Challenging ‘Passion’ to open Ojai music festival
For this year’s 70th Ojai Music Festival, music director Peter Sellars isn’t going easy on audiences. The festival, which runs June 9-12, will kick off with the United States premiere of the chamber version of Finnish composer Kaija Saariaho’s sober, spare meditation on the life and writings of Simone Weil in “La Passion de Simone.”
Saariaho’s “Passion,” described as “a musical journey in 15 stations,” compares the French philosopher, mystic and activist’s sufferings with those of Christ. Staged by Sellars and conducted by Joana Carneiro, the “Passion” features soprano Julia Bullock singing Lebanese-born writer Amin Maalouf’s libretto, and speaking quotations from Weil’s own work.
Music director Peter Sellars
Weil (pronounced vay) was born in 1909 to Alsatian Jews, who had moved to Paris after the Germans annexed Alsace-Lorraine in the late 19th century. Raised in a secular household, she was reportedly socially awkward and never easy to like. Critic Susan Sontag cited Weil’s “fanatical asceticism … her contempt for pleasure and for happiness, her noble and ridiculous political gestures … her tireless courting of affliction.”
Weil’s work includes the powerful essay “The Iliad, or the Poem of Force,” written in 1940 after the fall of France to the Nazis. Weil influenced as seemingly diverse writers as Albert Camus, Flannery O’Connor and Cornel West, and even Pope Paul VI and filmmaker Jean-Luc Godard. Camus called Weil, who starved herself to death in a London hospital (she was also suffering from tuberculosis) in 1943 at age 34, “the only great spirit of our time.”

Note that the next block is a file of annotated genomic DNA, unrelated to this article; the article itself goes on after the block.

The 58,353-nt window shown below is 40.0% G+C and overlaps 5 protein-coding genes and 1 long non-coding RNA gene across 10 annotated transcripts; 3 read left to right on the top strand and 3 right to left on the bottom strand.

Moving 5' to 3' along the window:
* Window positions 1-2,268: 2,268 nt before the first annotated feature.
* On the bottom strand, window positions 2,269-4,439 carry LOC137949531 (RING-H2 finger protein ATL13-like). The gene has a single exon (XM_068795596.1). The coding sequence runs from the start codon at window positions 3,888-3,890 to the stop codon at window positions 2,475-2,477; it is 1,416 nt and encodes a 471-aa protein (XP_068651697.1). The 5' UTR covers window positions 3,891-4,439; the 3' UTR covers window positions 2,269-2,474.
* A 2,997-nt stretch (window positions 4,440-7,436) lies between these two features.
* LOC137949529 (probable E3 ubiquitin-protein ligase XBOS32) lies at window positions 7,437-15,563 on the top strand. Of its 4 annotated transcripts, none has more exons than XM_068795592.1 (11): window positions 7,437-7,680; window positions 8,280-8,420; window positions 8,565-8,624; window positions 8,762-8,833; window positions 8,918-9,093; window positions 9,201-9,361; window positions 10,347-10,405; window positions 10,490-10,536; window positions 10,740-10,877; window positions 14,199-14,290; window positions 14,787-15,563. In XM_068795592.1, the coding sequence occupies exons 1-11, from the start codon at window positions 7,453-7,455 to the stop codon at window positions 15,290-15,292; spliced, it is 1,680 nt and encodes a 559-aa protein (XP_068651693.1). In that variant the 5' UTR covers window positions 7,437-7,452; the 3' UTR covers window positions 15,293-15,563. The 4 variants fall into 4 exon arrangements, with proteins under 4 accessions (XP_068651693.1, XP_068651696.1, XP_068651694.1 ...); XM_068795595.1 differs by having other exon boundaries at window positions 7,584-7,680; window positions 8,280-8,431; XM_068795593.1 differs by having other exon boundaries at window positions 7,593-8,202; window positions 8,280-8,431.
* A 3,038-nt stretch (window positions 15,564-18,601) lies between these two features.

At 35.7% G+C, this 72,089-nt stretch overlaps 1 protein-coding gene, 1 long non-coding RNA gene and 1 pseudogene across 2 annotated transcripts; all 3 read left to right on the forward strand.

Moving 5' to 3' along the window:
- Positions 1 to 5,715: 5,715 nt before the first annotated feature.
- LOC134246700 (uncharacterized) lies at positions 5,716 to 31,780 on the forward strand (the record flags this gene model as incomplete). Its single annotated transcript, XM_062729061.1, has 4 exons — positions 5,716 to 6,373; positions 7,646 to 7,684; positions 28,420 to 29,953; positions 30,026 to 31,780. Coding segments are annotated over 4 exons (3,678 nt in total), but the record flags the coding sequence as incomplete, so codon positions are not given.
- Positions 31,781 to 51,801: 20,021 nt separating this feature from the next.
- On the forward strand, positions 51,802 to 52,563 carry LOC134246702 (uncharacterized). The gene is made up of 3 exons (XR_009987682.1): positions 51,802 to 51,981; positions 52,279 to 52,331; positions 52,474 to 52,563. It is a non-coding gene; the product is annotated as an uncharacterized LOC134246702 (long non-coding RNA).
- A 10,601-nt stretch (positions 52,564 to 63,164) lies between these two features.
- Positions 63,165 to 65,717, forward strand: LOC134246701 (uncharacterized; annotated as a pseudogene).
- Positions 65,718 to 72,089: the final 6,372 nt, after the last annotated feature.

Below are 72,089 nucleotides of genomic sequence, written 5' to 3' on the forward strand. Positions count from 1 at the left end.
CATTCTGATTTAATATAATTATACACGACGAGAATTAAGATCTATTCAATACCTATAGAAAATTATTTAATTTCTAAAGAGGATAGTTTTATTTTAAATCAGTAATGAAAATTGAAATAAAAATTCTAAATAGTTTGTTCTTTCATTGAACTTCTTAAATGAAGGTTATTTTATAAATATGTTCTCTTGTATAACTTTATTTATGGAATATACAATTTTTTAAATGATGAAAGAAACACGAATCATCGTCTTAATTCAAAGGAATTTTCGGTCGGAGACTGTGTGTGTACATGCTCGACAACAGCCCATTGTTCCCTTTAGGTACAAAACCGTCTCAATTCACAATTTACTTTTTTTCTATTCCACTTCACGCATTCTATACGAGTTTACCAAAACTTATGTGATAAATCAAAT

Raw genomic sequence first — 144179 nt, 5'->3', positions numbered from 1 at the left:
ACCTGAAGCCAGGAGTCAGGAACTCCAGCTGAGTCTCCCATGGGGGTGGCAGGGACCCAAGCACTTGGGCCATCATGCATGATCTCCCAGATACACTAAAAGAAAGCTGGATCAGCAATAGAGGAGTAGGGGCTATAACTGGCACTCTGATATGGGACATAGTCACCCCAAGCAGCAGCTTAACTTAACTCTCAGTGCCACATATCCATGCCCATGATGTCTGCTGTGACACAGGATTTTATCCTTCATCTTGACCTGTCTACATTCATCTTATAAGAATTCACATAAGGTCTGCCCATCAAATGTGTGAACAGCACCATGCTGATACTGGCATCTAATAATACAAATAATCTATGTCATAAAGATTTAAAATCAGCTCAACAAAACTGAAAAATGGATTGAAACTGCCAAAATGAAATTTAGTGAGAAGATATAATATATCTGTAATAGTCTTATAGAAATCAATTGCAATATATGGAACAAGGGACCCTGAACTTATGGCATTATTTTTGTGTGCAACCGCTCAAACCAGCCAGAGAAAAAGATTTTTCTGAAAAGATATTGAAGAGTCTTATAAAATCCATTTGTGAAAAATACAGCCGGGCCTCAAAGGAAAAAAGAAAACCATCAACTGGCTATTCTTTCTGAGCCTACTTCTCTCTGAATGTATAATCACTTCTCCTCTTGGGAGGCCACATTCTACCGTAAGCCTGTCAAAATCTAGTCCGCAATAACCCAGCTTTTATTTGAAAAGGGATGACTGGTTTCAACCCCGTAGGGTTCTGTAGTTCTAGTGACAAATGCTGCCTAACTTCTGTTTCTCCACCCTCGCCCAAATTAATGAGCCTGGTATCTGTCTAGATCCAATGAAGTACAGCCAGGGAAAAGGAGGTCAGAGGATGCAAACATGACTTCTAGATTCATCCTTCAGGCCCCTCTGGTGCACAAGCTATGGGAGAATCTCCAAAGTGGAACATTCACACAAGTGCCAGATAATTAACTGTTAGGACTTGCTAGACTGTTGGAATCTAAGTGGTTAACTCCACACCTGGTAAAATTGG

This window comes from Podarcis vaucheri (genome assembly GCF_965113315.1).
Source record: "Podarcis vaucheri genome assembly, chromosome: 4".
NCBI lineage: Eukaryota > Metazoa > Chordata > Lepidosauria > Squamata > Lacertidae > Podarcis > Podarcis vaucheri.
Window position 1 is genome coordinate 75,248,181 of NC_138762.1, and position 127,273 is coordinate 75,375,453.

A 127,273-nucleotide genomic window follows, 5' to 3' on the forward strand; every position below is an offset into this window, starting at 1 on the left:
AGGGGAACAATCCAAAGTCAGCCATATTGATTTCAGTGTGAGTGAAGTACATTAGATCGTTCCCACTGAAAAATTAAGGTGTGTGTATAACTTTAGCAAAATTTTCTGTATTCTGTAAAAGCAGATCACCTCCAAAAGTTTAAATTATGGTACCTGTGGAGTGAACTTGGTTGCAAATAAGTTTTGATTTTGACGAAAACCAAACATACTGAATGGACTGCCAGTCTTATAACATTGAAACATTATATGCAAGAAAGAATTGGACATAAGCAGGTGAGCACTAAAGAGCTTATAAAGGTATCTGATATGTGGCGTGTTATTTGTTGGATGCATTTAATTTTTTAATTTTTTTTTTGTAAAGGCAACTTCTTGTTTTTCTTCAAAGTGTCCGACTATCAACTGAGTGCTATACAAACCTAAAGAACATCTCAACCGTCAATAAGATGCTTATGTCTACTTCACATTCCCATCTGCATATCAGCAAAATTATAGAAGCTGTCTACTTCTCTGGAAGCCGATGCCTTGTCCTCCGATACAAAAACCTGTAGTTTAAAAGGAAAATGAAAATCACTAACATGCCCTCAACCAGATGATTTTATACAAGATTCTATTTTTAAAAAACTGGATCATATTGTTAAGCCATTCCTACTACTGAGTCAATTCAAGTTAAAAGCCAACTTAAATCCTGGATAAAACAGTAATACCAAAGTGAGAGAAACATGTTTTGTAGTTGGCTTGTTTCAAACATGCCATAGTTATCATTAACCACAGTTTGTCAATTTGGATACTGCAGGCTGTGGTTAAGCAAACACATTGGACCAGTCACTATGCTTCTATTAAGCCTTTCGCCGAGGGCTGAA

Sellars, speaking recently by phone from the Getty Conservation Institute in Los Angeles, acknowledged that Saariaho’s “Passion” is a challenging festival opener, but that’s what he wanted. “In an age where everything is comic book characters or corporately owned by Disney,” Sellars said, “it’s wonderful to find something that doesn’t insult our intelligence and insists we’re capable of being thinking adults.”
The director said each musical event at the upcoming festival stays close to 70 minutes, allowing people time to process and absorb works like the “Passion,” as well as Claude Vivier’s “Kopernikus — A Ritual Opera.” The Vivier work, which is also getting its U.S. premiere, ends the festival proper on Sunday afternoon, June 12. (For those who want to unwind, the festival continues with a free street party jam session on Main Street in Santa Paula from 6-8:30 p.m.)
“That’s the maximum concentration time,” Sellars said. “You shouldn’t be exhausted, and I don’t want people to feel pressured. Other experiences of the ‘Passion’ come from reflecting on it — reactions come in layers.”
Sellars said Saariaho may be a demanding composer, but she’s not a pessimistic one. “Her art is complex,” he said, “but it has a spiritual glow that does not perpetuate the pain [of Weil’s life]. It contributes to the healing process. She writes the most ravishing music of anyone alive.